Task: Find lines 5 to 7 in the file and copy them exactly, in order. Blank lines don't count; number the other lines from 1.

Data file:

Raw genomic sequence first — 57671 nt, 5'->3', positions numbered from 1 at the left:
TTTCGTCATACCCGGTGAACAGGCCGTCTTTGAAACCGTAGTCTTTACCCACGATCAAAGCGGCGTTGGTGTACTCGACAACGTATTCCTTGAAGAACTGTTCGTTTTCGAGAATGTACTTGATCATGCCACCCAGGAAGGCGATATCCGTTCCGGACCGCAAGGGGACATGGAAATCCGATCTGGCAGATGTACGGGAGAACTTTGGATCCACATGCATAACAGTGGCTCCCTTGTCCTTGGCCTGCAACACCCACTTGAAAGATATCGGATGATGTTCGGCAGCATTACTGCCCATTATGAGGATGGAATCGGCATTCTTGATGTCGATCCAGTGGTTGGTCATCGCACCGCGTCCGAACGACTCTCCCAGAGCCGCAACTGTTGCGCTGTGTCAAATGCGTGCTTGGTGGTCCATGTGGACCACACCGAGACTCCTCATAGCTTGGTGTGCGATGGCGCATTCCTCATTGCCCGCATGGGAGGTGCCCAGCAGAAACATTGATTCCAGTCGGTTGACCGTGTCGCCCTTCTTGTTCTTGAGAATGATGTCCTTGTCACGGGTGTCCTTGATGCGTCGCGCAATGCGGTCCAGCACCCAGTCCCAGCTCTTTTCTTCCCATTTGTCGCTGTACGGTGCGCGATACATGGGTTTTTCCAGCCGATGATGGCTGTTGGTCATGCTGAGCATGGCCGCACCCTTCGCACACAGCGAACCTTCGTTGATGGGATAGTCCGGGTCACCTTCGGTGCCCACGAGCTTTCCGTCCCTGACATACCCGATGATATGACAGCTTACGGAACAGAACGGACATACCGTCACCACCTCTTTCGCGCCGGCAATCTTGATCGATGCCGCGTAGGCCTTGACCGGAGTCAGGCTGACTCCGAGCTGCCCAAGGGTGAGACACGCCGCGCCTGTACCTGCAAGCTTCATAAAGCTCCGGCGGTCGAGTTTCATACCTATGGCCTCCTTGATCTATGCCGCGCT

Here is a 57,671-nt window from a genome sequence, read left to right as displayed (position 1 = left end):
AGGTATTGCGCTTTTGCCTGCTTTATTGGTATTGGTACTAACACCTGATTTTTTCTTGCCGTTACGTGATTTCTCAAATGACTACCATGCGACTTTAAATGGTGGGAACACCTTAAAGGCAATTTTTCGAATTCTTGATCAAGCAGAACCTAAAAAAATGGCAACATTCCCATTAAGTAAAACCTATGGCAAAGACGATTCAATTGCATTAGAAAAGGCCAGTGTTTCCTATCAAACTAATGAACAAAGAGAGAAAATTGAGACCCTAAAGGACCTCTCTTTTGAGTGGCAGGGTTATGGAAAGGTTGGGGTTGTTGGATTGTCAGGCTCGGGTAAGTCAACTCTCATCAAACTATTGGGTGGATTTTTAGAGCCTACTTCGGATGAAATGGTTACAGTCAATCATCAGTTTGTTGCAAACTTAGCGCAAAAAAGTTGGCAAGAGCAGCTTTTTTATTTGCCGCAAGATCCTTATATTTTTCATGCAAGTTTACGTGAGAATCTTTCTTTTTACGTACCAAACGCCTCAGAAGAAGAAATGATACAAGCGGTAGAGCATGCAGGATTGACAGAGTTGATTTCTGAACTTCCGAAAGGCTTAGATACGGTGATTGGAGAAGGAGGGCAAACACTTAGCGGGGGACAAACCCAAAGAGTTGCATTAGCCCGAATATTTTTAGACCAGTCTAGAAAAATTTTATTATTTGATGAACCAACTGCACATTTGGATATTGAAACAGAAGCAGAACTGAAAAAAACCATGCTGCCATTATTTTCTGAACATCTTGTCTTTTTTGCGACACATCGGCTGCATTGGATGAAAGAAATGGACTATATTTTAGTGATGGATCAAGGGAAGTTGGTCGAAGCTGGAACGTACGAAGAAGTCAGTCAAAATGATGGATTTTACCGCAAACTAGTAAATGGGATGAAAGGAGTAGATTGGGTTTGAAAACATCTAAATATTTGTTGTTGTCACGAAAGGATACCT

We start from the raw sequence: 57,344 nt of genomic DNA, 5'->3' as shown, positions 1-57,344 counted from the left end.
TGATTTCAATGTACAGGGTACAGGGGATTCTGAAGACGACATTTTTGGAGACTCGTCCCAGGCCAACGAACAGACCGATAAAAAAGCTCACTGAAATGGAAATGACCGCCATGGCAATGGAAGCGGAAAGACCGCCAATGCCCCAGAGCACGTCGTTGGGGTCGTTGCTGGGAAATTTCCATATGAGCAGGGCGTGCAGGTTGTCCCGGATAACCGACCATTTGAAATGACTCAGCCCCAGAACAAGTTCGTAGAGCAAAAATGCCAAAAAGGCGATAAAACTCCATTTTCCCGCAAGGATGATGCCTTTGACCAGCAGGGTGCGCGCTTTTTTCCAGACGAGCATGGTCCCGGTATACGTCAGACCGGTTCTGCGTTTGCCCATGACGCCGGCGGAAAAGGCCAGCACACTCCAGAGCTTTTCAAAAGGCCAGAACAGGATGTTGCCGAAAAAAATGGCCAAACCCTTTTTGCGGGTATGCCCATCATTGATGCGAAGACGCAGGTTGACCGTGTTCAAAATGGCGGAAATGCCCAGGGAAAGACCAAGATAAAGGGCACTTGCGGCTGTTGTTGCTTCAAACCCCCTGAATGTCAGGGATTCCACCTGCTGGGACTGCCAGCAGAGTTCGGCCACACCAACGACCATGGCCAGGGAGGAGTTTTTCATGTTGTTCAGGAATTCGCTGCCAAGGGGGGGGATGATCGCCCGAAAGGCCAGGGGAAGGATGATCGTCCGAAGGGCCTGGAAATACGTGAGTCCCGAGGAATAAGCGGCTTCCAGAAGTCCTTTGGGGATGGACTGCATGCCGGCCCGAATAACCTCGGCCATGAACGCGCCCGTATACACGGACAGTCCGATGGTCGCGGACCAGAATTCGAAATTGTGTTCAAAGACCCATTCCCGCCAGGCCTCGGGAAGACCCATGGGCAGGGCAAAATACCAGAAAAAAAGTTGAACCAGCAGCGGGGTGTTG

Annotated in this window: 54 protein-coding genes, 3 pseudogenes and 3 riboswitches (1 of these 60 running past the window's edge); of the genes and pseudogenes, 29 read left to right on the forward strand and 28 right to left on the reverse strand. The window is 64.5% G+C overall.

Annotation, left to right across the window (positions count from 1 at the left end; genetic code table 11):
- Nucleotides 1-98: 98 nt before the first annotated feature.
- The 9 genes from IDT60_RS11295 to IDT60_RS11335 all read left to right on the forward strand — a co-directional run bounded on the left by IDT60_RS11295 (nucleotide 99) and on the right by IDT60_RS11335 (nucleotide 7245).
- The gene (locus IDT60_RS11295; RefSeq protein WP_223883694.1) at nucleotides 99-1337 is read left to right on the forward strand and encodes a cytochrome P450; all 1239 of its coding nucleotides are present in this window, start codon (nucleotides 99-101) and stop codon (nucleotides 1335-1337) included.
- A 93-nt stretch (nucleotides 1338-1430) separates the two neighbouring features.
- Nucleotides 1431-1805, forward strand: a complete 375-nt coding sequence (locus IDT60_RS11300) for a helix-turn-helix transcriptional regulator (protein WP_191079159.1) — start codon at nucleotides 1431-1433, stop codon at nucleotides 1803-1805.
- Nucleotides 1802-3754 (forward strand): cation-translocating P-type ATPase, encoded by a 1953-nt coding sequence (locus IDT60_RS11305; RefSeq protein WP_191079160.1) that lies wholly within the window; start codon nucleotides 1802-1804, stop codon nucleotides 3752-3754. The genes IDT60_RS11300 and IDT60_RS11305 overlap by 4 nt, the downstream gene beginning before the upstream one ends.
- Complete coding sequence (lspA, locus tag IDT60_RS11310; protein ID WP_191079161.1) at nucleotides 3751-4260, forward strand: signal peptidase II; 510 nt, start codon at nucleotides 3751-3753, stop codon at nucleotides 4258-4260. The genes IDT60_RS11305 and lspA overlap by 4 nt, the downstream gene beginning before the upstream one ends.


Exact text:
We start from the raw sequence: 57,344 nt of genomic DNA, 5'->3' as shown, positions 1-57,344 counted from the left end.
TGATTTCAATGTACAGGGTACAGGGGATTCTGAAGACGACATTTTTGGAGACTCGTCCCAGGCCAACGAACAGACCGATAAAAAAGCTCACTGAAATGGAAATGACCGCCATGGCAATGGAAGCGGAAAGACCGCCAATGCCCCAGAGCACGTCGTTGGGGTCGTTGCTGGGAAATTTCCATATGAGCAGGGCGTGCAGGTTGTCCCGGATAACCGACCATTTGAAATGACTCAGCCCCAGAACAAGTTCGTAGAGCAAAAATGCCAAAAAGGCGATAAAACTCCATTTTCCCGCAAGGATGATGCCTTTGACCAGCAGGGTGCGCGCTTTTTTCCAGACGAGCATGGTCCCGGTATACGTCAGACCGGTTCTGCGTTTGCCCATGACGCCGGCGGAAAAGGCCAGCACACTCCAGAGCTTTTCAAAAGGCCAGAACAGGATGTTGCCGAAAAAAATGGCCAAACCCTTTTTGCGGGTATGCCCATCATTGATGCGAAGACGCAGGTTGACCGTGTTCAAAATGGCGGAAATGCCCAGGGAAAGACCAAGATAAAGGGCACTTGCGGCTGTTGTTGCTTCAAACCCCCTGAATGTCAGGGATTCCACCTGCTGGGACTGCCAGCAGAGTTCGGCCACACCAACGACCATGGCCAGGGAGGAGTTTTTCATGTTGTTCAGGAATTCGCTGCCAAGGGGGGGGATGATCGCCCGAAAGGCCAGGGGAAGGATGATCGTCCGAAGGGCCTGGAAATACGTGAGTCCCGAGGAATAAGCGGCTTCCAGAAGTCCTTTGGGGATGGACTGCATGCCGGCCCGAATAACCTCGGCCATGAACGCGCCCGTATACACGGACAGTCCGATGGTCGCGGACCAGAATTCGAAATTGTGTTCAAAGACCCATTCCCGCCAGGCCTCGGGAAGACCCATGGGCAGGGCAAAATACCAGAAAAAAAGTTGAACCAGCAGCGGGGTGTTG

Annotated in this window: 54 protein-coding genes, 3 pseudogenes and 3 riboswitches (1 of these 60 running past the window's edge); of the genes and pseudogenes, 29 read left to right on the forward strand and 28 right to left on the reverse strand. The window is 64.5% G+C overall.